And one more tidbit: There was a really nice article posted today in the Wall Street Journal, by Yankees’ beat reporter Daniel Barbarisi on Brett Gardner and his father Jerry. This is one of those “insider” stories that proves to be quite inspirational. It’s worth the read, and it explains the inherited determination and passion that Gardner displays as well as his good-natured character. And it’s one of the reasons I’m glad he’s going to be a Yankee for a long time.

Go Yankees!

Game 108: NYY vs. BOS — The trades, the rivalry, and the Monster

First up: yesterday’s massive trade fiasco…

Okay, I toyed with the idea of writing a separate blog post yesterday just on the trades made, but I felt like my opinions were too hot to make a calm, objective post. Those I actually talked to yesterday certainly got an earful. And I wasn’t just specifically talking about Yankee moves. I think we can officially dub yesterday as the “Game Changer” for far too many games. A few teams certainly ended up winning yesterday, some even guaranteeing themselves a playing spot in October, and some teams pulled some rather confusing moves that either pulled them out of postseason contention or were just rather head-scratching.

The Yankees really didn’t make an Ichiro-sized splash as they did a couple of years ago; no, that was left for a couple of other teams to cannonball into the media circus pool. Instead, they upgraded their infield and added a solid reliever. In the first trade with the rival Red Sox (and tonight’s opponents) since 1997, the Yankees sent infielder Kelly Johnson to Boston in exchange for shortstop (and starting 2nd baseman tonight) Stephen Drew. And with the Diamondbacks, the Yankees acquired infielder Martin Prado for minor league prospect Pete O’Brien and either cash considerations or a player to be named later. Drew will be a free agent following this season, while the Yankees picked up Prado’s contract through 2016. The Yankees also picked up pitcher Esmil Rogers off waivers after he was released from the Blue Jays, adding a new arm to their inconsistent bullpen.

Now, with those three additions, certain players had to be moved around. Scott Sizemore was released from his AAA contract in conjunction with Prado’s addition; Brian Roberts was designated for assignment due to the recent additions of infielders Headley, Drew, and Prado; and as mentioned above, Johnson was traded to Boston. And to make room in the current clubhouse, Zelous Wheeler and Zoilo Almonte were optioned back to AAA.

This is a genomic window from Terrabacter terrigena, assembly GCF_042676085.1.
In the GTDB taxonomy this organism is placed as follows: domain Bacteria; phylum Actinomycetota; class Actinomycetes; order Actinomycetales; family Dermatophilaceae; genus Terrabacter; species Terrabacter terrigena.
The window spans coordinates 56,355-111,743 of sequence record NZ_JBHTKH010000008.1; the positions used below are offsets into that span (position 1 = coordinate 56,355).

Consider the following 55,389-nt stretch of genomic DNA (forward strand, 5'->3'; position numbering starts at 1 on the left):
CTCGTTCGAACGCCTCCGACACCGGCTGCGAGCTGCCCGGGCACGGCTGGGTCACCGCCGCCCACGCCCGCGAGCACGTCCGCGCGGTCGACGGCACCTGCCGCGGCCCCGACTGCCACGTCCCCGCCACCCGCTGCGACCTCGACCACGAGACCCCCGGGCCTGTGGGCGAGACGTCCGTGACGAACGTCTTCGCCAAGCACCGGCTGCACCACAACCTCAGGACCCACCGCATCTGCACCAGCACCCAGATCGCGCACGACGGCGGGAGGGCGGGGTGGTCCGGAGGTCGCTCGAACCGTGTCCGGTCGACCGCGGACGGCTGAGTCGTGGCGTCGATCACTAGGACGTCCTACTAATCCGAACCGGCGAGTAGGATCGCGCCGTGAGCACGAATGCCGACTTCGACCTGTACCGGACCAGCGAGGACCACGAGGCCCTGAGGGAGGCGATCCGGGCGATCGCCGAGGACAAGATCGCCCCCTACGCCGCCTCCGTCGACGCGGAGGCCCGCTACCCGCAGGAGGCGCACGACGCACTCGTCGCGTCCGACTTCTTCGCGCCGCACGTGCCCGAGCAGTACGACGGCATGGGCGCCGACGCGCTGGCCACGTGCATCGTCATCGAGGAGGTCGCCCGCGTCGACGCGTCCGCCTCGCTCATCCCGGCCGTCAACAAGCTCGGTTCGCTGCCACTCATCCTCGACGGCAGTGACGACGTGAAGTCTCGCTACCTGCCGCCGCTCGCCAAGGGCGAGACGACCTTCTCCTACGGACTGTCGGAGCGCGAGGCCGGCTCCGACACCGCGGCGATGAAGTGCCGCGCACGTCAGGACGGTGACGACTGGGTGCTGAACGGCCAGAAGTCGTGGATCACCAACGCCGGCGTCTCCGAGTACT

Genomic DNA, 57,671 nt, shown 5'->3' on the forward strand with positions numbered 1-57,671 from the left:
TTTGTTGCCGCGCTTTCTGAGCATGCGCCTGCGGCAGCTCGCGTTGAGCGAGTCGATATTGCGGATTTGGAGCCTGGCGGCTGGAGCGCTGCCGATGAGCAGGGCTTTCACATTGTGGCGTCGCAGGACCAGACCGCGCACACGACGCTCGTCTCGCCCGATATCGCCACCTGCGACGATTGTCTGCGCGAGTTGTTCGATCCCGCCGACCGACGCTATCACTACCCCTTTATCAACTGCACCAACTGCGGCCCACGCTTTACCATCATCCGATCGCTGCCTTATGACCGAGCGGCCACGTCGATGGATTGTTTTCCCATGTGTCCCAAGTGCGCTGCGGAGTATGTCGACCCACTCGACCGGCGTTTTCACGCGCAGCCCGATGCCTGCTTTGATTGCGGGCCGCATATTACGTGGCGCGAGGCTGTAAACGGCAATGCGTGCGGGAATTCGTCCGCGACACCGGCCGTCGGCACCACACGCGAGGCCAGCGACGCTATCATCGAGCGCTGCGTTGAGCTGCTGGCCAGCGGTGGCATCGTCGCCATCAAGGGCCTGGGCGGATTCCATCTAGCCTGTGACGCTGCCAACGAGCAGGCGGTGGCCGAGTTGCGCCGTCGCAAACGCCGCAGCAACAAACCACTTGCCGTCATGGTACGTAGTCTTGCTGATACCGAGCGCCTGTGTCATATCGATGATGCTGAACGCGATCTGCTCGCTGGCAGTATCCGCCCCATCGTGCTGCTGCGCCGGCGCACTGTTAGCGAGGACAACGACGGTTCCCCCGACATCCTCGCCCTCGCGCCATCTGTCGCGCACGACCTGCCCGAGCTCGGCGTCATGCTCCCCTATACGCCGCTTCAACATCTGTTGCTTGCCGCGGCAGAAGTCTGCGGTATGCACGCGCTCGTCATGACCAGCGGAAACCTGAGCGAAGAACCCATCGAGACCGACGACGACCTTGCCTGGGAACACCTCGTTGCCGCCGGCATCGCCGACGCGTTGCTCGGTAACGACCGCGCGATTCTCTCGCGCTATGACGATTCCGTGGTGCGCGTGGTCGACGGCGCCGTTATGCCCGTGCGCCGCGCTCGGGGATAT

After all the roster movements and deals and trades, I cannot imagine the amount of work done to maneuver all that, like fitting pieces of a 10,000 piece puzzle into place in 24 hours. The goal for all 30 teams is simple: build a better, stronger team. Some are focused on just getting to October, some on rebuilding for future seasons, and some on just plugging holes in the leaky dam. I love puzzles, but I’m glad I’m not a GM after yesterday.

And the Yankees were in Boston tonight. On a personal note, it’s the first game they’ve played there since I was privileged enough to take a Fenway Park tour back in June, so watching the game was rather fun and special, pulling memories and moments from that day to the forefront of my mind. And so much of me wished I was sitting in the ugly, uncomfortable seats in the Green Monster, cheering on my Yankees in the midst of a sea of red-shirted Bostonians. I grew a new appreciation for the rivalry after that tour, and I almost crave the competition and zeal that both teams and their fans seem to spark in both cities and both parks on such weekends as this one.

It was recent July acquisition Chris Capuano to take the mound for the Yankees tonight. Actually, overall, Capuano did a pretty good job for his first Fenway start. The pressure of the rivalry often can take its toll on newer pitchers to the competition, even if they are veterans. But 98 pitches over 6.1 inning, 8 hits, 4 runs, and 5 strikeouts, keeping some of the bigger Boston bats silent was a decent outing tonight, as it was a bit of a back-and-forth offensive game. In the 3rd, with 1 out, one batter tripled, the next hit a ground-rule double to score the runner, and the next singled home the runner from 2nd. They added another run in the 4th with an RBI single.

In the mean time, the Yankees added their own offense as Carlos Beltran hit a solo home run into the Red Sox bullpen in the 4th, and Beltran’s single in the 6th scored Ellsbury.